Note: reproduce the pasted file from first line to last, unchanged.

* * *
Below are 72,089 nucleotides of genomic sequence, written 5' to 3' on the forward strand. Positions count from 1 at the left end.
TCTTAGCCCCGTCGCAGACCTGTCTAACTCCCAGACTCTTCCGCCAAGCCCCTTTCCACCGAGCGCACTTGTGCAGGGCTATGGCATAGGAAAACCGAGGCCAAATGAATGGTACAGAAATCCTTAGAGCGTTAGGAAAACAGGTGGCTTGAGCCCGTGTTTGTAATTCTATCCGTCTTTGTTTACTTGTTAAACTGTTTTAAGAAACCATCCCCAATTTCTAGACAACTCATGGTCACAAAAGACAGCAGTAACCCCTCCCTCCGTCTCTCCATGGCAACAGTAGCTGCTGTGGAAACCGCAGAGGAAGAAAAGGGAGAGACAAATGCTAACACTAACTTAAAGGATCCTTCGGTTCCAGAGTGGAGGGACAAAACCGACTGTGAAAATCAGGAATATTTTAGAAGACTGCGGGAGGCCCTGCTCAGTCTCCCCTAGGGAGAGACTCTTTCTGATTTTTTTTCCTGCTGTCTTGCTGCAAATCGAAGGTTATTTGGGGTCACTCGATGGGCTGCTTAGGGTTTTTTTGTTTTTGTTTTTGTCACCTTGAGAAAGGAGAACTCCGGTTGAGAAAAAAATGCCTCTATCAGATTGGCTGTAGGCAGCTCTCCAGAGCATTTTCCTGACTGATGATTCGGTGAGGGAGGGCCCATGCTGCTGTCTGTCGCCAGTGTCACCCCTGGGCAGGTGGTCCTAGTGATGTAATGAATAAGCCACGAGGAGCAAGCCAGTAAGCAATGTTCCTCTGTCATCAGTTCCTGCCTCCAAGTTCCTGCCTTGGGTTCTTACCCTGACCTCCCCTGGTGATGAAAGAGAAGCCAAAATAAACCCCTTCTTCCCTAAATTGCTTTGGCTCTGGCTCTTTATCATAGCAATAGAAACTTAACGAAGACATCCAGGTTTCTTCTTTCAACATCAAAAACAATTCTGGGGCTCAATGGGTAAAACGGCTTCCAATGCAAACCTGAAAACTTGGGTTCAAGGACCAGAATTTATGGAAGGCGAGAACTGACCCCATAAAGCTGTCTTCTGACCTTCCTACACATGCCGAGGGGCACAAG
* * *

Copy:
Below are 72,089 nucleotides of genomic sequence, written 5' to 3' on the forward strand. Positions count from 1 at the left end.
TCTTAGCCCCGTCGCAGACCTGTCTAACTCCCAGACTCTTCCGCCAAGCCCCTTTCCACCGAGCGCACTTGTGCAGGGCTATGGCATAGGAAAACCGAGGCCAAATGAATGGTACAGAAATCCTTAGAGCGTTAGGAAAACAGGTGGCTTGAGCCCGTGTTTGTAATTCTATCCGTCTTTGTTTACTTGTTAAACTGTTTTAAGAAACCATCCCCAATTTCTAGACAACTCATGGTCACAAAAGACAGCAGTAACCCCTCCCTCCGTCTCTCCATGGCAACAGTAGCTGCTGTGGAAACCGCAGAGGAAGAAAAGGGAGAGACAAATGCTAACACTAACTTAAAGGATCCTTCGGTTCCAGAGTGGAGGGACAAAACCGACTGTGAAAATCAGGAATATTTTAGAAGACTGCGGGAGGCCCTGCTCAGTCTCCCCTAGGGAGAGACTCTTTCTGATTTTTTTTCCTGCTGTCTTGCTGCAAATCGAAGGTTATTTGGGGTCACTCGATGGGCTGCTTAGGGTTTTTTTGTTTTTGTTTTTGTCACCTTGAGAAAGGAGAACTCCGGTTGAGAAAAAAATGCCTCTATCAGATTGGCTGTAGGCAGCTCTCCAGAGCATTTTCCTGACTGATGATTCGGTGAGGGAGGGCCCATGCTGCTGTCTGTCGCCAGTGTCACCCCTGGGCAGGTGGTCCTAGTGATGTAATGAATAAGCCACGAGGAGCAAGCCAGTAAGCAATGTTCCTCTGTCATCAGTTCCTGCCTCCAAGTTCCTGCCTTGGGTTCTTACCCTGACCTCCCCTGGTGATGAAAGAGAAGCCAAAATAAACCCCTTCTTCCCTAAATTGCTTTGGCTCTGGCTCTTTATCATAGCAATAGAAACTTAACGAAGACATCCAGGTTTCTTCTTTCAACATCAAAAACAATTCTGGGGCTCAATGGGTAAAACGGCTTCCAATGCAAACCTGAAAACTTGGGTTCAAGGACCAGAATTTATGGAAGGCGAGAACTGACCCCATAAAGCTGTCTTCTGACCTTCCTACACATGCCGAGGGGCACAAG